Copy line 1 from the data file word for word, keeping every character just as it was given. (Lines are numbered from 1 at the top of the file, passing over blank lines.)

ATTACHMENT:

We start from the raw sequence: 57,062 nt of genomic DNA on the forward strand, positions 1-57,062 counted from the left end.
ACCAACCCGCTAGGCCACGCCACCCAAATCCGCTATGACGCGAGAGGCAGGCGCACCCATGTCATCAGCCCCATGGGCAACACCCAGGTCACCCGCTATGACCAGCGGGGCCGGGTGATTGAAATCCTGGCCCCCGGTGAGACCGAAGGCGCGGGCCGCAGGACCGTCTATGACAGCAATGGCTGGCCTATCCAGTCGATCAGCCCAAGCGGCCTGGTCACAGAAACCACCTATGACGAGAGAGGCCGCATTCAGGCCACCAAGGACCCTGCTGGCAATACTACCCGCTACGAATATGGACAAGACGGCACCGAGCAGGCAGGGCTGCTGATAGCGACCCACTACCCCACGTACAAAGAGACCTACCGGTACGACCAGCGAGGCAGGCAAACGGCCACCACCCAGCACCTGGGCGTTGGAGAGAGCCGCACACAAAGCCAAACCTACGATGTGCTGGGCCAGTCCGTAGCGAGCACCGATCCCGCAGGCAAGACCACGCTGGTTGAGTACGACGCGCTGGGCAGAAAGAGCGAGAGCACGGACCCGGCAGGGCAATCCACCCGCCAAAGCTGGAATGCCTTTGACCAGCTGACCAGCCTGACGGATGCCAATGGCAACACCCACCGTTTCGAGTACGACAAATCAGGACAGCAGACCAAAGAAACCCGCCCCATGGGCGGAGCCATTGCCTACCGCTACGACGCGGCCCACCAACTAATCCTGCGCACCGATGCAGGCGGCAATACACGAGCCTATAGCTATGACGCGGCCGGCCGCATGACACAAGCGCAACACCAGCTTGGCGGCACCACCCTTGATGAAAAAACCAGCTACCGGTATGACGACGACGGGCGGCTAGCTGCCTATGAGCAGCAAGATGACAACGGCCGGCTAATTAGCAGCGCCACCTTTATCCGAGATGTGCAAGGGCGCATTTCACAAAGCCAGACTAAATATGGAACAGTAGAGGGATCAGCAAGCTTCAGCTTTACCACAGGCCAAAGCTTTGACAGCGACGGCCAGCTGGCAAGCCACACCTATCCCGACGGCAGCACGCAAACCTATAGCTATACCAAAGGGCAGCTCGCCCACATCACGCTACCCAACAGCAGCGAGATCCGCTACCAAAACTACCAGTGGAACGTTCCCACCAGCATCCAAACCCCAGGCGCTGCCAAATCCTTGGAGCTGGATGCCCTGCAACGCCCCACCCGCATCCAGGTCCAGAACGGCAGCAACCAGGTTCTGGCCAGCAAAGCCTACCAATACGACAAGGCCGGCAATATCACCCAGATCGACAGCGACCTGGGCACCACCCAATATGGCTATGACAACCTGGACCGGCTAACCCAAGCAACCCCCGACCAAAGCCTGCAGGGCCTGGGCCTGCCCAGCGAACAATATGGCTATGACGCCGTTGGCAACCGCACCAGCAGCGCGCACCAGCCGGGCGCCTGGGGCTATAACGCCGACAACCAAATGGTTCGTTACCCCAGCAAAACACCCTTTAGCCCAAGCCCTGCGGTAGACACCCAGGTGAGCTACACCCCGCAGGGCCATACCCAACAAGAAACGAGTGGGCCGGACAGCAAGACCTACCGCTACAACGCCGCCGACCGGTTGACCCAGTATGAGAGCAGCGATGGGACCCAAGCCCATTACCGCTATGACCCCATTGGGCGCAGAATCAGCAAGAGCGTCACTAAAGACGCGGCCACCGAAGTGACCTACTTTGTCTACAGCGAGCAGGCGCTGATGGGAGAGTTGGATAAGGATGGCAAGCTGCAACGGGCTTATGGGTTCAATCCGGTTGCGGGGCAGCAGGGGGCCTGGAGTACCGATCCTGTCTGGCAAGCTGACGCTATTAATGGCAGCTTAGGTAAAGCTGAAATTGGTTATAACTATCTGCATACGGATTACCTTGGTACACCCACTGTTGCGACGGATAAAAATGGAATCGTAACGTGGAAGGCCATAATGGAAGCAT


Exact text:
We start from the raw sequence: 57,062 nt of genomic DNA on the forward strand, positions 1-57,062 counted from the left end.